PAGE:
Using our target market analysis framework, we offer our current global picks

real estate report table

Source: BlackRock Real Assets Research, August 2019. Subject to Change.

Implementation considerations

Several larger asset owners access real estate directly rather than through external managers. This approach can provide greater control over assets and could avoid manager fees and improve alignment of interest. However, these benefits come at a cost: internal management requires a substantial team with appropriate expertise, offices and resources on the ground in relevant regions, and somewhat less flexibility to enter and exit markets once teams have been built.

Irrespective of the route to market, boots on the ground are vital in sourcing, scrutinizing deals and managing asset-level risk in real estate. This can be done through team members in the relevant regions or by collaboration with appropriate local partners.

Global geographical diversification can potentially mitigate portfolio risk, however non-domestic real estate investing is likely to create additional risk management and implementation challenges.

Foreign exchange risks can turn very good investments into very bad ones. Industry advice with respect to currency risk management varies significantly, from full hedging and complex currency overlays or partial hedging (such as equity only) through to full exposure or no hedging. The optimal strategy will largely depend on investor’s objectives, hedging costs, investor domicile, tolerance to risk and organizational capabilities with respect to currency management. There is no single solution.

Similarly, portfolio and deal structuring can represent a “make or break” factor irrespective of the quality of the underlying real estate. This becomes significantly more complex in an international context. Portfolio structuring can also have implications for the tax that will be applied to non-domestic investors, representing a major source of potential leakage.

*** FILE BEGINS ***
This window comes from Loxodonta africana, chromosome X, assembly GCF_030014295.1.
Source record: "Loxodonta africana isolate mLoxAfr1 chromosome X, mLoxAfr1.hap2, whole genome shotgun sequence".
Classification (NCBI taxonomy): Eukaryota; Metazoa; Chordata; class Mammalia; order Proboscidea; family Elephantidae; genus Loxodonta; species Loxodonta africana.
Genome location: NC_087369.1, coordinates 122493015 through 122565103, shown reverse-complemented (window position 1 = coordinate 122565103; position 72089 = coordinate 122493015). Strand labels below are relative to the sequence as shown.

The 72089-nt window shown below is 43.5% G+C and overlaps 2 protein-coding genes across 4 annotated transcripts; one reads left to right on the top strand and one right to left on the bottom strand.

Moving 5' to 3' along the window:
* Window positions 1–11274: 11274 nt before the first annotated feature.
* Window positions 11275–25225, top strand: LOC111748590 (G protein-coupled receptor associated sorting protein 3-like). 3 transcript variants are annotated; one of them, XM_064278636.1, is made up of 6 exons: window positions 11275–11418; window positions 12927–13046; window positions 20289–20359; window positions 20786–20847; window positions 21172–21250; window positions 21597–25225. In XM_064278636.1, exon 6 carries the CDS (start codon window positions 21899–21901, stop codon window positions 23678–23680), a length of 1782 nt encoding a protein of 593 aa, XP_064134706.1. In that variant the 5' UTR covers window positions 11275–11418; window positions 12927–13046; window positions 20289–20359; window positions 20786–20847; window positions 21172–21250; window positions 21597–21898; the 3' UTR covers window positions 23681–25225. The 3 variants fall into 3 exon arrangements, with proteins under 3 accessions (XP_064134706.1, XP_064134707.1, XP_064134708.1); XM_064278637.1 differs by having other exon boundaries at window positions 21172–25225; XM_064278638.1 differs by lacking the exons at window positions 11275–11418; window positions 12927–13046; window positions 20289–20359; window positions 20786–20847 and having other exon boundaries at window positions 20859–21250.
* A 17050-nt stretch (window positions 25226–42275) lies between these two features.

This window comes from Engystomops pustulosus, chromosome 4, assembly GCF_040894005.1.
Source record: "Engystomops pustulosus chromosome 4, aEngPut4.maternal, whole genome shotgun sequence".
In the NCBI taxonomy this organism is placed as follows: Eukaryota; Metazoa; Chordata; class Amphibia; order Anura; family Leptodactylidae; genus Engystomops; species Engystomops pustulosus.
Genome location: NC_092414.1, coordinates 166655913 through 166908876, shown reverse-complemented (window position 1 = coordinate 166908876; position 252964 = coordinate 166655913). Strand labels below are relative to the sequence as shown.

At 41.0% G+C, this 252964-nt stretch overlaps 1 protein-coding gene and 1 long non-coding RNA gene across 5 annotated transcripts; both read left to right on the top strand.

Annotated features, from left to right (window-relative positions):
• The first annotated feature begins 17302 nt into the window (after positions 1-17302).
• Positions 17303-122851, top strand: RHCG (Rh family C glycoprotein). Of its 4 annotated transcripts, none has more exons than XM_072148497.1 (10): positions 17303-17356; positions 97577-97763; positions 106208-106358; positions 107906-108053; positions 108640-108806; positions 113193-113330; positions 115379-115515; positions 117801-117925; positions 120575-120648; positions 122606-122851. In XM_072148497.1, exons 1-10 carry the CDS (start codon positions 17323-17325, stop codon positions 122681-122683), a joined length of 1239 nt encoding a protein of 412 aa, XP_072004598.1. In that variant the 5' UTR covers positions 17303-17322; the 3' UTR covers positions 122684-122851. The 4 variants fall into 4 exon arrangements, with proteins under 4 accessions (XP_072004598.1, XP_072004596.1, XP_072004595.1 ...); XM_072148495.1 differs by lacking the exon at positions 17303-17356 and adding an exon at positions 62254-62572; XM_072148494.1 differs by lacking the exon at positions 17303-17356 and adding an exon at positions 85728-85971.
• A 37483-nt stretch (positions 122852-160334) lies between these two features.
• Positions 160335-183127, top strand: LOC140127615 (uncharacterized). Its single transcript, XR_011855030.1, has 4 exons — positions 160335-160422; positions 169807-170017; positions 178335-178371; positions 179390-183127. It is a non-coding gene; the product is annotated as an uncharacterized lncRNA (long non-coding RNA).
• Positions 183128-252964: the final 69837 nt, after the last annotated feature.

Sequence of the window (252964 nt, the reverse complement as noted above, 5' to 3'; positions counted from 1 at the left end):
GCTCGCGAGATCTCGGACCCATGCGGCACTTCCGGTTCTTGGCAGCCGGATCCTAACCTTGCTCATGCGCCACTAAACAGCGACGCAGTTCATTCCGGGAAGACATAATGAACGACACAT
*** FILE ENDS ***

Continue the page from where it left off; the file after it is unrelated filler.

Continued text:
Key takeaways

  • Global diversification helps to mitigate volatility and can improve portfolio resilience. An international approach can also enhance opportunities for alpha generation.
  • A robust framework for comparing risk and return expectations across different geographies can help investors to focus on more attractive markets, allocate risk budgets, improve diversification and scrutinize asset managers.
  • Such frameworks should not be treated as screens: Real estate performance is idiosyncratic, and investors should remain open to a good deal in a less attractive market.
  • An investor seeking to take a global approach can opt to use global real estate managers, regional real estate managers or direct investment across appropriate risk profiles.
  • There continues to be a relative shortage of “global core” real estate funds.
  • Risks around structuring and currency management can turn good investments into bad ones.
Alan Synnott
Managing Director, Global Head of Research & Strategy for BlackRock Real Assets
Alan Synnott is the Global Head of Research & Strategy for BlackRock Real Assets.
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Simon Durkin
Director, European Real Assets Research
Simon Durkin is the Head of European Real Assets Research at BlackRock.
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Steve Cornet
Director, Head of US Research and Strategy for BlackRock Real Estate
Steven Cornet is a member of the Global Real Estate Research & Risk Analytics team.
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Bruce Wan
Director, Head of APAC Research and Strategy for BlackRock Real Assets
Bruce Wan is the Head of APAC Research and Strategy for BlackRock Real Assets.